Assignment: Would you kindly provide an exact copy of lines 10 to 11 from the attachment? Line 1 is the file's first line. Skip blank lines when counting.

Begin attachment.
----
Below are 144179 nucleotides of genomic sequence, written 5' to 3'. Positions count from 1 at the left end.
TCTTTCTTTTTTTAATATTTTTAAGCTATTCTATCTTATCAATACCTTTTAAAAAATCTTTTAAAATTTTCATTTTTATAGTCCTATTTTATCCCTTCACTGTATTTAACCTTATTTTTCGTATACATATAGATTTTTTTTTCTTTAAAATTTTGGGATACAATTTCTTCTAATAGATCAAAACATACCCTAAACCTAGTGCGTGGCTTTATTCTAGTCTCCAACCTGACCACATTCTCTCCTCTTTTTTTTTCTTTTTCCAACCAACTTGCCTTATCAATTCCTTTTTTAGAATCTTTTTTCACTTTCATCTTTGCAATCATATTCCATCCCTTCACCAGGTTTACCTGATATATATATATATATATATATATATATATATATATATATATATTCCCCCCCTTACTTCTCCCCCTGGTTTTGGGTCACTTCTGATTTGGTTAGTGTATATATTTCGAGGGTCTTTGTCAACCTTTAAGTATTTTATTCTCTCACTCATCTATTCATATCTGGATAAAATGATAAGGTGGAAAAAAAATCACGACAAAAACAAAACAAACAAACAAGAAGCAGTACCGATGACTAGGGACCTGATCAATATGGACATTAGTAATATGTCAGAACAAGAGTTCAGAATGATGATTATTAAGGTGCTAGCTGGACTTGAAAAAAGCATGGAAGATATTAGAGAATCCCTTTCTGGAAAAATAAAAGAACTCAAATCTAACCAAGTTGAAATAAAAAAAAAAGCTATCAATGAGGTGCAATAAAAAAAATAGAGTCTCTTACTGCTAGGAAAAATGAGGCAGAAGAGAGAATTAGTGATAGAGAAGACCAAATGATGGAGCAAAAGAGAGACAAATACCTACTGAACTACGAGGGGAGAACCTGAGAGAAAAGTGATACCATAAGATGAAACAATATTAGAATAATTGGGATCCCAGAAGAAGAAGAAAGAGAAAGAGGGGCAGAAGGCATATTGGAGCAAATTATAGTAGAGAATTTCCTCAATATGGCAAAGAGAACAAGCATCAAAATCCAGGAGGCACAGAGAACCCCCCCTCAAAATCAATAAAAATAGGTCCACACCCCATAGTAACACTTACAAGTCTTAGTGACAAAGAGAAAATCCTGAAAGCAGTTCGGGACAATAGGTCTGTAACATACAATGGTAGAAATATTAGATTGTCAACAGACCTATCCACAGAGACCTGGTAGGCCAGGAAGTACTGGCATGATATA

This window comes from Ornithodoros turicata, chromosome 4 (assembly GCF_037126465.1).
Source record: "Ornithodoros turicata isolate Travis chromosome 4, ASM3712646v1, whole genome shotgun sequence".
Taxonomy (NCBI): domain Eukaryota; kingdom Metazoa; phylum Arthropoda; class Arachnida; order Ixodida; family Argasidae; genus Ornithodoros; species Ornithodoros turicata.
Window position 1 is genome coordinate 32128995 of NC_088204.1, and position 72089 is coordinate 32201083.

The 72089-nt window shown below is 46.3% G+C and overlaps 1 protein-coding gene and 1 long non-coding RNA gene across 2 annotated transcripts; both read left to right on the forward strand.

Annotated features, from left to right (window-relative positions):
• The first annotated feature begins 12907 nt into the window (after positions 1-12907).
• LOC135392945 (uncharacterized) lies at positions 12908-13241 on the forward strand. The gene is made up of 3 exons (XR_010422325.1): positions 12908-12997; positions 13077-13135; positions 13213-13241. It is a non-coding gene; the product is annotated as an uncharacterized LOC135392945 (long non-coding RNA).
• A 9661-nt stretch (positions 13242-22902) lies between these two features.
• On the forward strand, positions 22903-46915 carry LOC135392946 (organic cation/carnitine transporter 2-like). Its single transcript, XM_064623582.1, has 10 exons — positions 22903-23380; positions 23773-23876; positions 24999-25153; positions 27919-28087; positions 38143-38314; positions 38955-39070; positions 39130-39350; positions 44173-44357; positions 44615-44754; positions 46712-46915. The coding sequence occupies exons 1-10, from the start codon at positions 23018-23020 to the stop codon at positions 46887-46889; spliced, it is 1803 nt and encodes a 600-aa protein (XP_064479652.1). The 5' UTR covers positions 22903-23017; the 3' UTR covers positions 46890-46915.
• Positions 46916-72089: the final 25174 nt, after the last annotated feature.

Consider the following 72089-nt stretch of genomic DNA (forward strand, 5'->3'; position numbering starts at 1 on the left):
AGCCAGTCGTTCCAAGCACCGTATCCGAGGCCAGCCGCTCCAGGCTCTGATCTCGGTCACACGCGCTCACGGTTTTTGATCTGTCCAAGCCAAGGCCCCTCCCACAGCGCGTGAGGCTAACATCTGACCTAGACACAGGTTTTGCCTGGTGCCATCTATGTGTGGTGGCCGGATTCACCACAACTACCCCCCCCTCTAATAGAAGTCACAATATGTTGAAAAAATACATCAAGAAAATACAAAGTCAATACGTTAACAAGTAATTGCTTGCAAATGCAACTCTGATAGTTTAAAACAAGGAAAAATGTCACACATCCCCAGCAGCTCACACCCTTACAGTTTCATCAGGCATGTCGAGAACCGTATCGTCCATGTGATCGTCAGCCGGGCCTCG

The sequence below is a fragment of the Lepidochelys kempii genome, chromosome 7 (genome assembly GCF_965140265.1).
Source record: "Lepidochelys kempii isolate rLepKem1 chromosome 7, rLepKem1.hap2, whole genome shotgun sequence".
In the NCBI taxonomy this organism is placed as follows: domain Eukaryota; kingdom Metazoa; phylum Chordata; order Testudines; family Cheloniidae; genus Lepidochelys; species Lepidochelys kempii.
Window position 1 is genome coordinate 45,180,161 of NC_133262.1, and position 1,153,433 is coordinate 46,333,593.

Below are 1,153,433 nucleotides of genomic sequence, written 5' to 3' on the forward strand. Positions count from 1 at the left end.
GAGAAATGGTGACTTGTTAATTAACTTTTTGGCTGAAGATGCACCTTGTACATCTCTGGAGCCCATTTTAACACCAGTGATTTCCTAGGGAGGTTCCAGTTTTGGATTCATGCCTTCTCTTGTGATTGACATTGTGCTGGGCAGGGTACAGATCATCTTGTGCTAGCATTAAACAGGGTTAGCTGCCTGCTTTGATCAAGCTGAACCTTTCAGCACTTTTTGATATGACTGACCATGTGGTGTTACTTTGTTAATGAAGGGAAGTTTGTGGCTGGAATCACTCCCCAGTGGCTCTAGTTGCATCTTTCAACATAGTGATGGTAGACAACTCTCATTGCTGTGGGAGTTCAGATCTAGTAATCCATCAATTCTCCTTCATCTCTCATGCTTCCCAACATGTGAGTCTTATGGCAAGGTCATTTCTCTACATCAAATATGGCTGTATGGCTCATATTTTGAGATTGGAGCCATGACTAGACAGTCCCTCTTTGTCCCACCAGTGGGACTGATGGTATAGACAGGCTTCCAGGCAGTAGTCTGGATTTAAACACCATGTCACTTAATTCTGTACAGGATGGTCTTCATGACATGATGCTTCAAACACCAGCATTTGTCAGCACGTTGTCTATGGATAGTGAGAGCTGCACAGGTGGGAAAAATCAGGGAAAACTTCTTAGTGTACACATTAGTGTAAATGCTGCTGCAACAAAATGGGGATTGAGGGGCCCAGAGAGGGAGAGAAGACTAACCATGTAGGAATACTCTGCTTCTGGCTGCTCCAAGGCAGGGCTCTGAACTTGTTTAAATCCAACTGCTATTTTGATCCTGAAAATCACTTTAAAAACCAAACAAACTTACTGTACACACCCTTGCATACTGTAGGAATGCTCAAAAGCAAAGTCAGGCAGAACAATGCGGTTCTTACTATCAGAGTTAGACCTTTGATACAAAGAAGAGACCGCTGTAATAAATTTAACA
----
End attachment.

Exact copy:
• LOC135392945 (uncharacterized) lies at positions 12908-13241 on the forward strand. The gene is made up of 3 exons (XR_010422325.1): positions 12908-12997; positions 13077-13135; positions 13213-13241. It is a non-coding gene; the product is annotated as an uncharacterized LOC135392945 (long non-coding RNA).
• A 9661-nt stretch (positions 13242-22902) lies between these two features.